If you die and fail your resurrection chance, deal with it with good grace. Sure—nobody likes to lose a character, but don't take it too seriously. This is a game. In OSRIC, you aren't entitled to be the hero. You might just get to be the hero, but don't expect it as a right.

And there's a fourth thing: Make sure everyone 'round the table gets a chance to have their say, but don't tolerate dithering. If your GM asks you, “What do you do now?” then you'd better answer at once or expect to lose your opportunity.

The fifth and last thing is, your GM isn't called a “story-teller” for a reason. He or she isn't telling you a story with you cast as the protagonist. (If you want that, try one of White Wolf's games.) The GM creates a world—you create a character who wants something. It's up to you to go out and get it. Story is the result of the game, not a process within it.

Have fun!

— Stuart Marshall

OSRIC Open License

Terms used herein are as defined in the OPEN GAME LICENSE Version 1 .0a promulgated by Wizards of the Coast, Inc. Open Game Content may only be Used under and in terms of the Open Game License.

Subject to the other terms of this license, you may do the following:

1. Distribute this document for free or for profit, provided that no change or addition is made other than adding your name as publisher if the product is distributed in print, other than by print on demand.

2. Refer in your own products to the name of this document, and indicate compatibility with the OSRIC system.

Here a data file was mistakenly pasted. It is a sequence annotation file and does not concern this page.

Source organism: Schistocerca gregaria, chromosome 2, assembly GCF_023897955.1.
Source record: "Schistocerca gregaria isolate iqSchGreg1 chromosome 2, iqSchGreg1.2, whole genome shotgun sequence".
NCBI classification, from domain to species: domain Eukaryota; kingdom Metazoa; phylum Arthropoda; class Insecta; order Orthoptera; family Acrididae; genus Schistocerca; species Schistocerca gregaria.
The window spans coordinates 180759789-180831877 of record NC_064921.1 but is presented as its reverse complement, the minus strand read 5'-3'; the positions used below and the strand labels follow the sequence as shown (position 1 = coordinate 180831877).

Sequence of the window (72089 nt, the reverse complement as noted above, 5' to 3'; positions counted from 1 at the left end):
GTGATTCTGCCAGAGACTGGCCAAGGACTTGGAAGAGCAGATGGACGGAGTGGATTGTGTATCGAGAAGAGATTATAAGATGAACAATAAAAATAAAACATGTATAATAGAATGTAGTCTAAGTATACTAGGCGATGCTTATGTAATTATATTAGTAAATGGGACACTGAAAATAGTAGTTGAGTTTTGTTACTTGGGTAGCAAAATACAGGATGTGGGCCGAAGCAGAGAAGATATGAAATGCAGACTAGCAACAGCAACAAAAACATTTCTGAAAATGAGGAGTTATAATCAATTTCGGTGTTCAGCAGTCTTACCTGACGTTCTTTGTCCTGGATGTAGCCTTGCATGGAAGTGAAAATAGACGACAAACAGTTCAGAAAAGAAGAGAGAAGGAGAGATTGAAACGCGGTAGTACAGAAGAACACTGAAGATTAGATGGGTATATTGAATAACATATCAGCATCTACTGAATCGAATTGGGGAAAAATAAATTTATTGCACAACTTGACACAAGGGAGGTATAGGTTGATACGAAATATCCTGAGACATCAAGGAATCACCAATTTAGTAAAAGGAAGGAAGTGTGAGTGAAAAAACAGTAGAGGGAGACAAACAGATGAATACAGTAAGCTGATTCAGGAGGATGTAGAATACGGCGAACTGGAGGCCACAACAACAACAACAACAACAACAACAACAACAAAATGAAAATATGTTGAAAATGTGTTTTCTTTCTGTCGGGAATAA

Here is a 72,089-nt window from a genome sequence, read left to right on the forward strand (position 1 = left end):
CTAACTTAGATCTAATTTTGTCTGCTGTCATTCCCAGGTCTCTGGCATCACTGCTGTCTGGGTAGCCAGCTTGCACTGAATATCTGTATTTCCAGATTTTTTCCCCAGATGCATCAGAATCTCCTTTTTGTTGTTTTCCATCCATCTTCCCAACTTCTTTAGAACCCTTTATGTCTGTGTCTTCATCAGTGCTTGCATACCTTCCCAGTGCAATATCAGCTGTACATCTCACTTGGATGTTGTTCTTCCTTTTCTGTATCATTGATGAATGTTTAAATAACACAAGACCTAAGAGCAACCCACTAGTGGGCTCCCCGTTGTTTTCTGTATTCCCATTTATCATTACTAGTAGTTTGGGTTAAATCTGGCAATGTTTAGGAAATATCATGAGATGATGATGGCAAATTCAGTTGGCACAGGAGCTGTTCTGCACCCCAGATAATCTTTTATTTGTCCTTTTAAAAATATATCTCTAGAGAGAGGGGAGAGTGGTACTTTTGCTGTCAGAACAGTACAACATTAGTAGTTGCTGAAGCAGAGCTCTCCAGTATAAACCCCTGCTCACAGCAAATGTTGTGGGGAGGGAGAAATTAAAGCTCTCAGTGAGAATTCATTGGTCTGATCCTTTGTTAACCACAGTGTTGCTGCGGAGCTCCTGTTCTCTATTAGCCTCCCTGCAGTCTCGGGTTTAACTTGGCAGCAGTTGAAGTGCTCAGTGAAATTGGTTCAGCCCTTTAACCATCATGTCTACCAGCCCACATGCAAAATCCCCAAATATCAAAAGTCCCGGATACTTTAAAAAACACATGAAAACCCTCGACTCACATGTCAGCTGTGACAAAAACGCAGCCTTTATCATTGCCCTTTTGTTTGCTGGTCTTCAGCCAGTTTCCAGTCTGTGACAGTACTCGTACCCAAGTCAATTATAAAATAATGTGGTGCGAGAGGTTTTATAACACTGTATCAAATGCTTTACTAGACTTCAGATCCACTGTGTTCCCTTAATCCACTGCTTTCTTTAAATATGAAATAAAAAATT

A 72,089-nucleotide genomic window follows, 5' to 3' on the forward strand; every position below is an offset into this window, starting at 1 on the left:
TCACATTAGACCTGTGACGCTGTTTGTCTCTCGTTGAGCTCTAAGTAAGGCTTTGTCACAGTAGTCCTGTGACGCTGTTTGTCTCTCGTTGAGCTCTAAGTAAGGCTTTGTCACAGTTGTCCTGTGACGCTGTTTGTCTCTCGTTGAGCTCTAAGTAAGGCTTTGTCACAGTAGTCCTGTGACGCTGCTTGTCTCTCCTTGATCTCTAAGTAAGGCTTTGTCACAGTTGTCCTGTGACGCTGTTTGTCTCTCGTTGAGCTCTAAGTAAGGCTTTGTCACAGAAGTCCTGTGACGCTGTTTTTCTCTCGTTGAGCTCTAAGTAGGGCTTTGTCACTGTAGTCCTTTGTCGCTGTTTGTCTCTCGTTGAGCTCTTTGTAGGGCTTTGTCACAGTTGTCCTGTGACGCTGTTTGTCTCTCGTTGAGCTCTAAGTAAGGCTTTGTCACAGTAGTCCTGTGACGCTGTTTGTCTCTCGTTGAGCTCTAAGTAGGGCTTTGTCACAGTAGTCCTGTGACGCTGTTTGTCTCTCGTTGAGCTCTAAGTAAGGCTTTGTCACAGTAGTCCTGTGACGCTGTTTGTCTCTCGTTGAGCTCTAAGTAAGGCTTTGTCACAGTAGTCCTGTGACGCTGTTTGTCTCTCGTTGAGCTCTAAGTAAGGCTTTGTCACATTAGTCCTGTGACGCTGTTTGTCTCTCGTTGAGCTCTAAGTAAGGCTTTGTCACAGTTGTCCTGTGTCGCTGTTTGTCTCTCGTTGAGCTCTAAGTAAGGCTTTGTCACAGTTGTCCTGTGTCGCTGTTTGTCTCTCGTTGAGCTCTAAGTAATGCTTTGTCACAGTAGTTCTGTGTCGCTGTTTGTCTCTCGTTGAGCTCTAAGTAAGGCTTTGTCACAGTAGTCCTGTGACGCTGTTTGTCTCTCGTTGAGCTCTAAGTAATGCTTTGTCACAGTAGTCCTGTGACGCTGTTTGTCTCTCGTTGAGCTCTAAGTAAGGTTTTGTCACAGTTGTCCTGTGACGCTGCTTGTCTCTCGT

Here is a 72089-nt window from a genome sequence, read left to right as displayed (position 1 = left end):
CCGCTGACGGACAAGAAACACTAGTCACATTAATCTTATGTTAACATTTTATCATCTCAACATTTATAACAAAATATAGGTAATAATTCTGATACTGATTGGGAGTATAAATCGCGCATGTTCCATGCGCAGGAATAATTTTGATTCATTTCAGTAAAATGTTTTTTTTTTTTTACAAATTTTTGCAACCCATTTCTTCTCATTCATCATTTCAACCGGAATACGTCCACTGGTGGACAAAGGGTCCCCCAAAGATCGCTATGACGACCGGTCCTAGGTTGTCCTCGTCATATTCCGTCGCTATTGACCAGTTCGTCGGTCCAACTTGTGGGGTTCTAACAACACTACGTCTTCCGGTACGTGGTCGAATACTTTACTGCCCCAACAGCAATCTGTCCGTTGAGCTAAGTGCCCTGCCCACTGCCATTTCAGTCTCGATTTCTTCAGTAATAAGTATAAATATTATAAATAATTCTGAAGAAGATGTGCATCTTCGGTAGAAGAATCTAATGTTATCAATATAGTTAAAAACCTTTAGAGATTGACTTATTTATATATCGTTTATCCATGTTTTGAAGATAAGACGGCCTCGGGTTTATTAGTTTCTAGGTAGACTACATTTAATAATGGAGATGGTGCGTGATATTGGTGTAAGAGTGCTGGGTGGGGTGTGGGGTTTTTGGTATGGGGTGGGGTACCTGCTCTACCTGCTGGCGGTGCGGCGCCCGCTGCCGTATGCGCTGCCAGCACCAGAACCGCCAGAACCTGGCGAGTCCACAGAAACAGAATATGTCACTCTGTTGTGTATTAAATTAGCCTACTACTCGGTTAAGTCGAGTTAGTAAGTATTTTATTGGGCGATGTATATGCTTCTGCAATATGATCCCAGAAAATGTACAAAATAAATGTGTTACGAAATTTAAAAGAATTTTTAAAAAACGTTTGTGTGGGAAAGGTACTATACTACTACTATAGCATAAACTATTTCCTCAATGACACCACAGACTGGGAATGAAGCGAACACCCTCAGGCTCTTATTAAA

3. Produce content that is derivative of the “Licensed IP” material in this document, provided that your product is not a complete game.

4. Include quotations from the rules set forth in the OSRIC system, provided that such quotes do not individually exceed 100 words or collectively comprise more than 10% of your product.

5. Identify parts of your Product Identity as “OSRIC™ Open Content” that may be used by other OSRIC publishers, but only OSRIC publishers, as if it were Open Game Content. Note that Open Game Content may not be limited to OSRIC publishers, only Product Identity.

6. Identify parts of your Product Identity as “OSRIC™ Reference Content,” in which case other publishers may refer to the OSRICReference Content provided that they identify the source of the reference (your work) and note on the cover of their product that your product is required in order to use their product.

7. If a publisher fails to identify OSRIC Open or Reference content, that content will be considered Product Identity, assuming that it is valid Product Identity under the OGL.

If you do any of the foregoing, you must:

1. Comply with the terms of the Wizards of the Coast (“WOTC”) Open Game License with respect to any use of Open Game Content

2. Not violate or infringe upon any trademark of WOTC (moreover, note that the OGL currently prohibits any indication of compatibility with a trademark without written permission).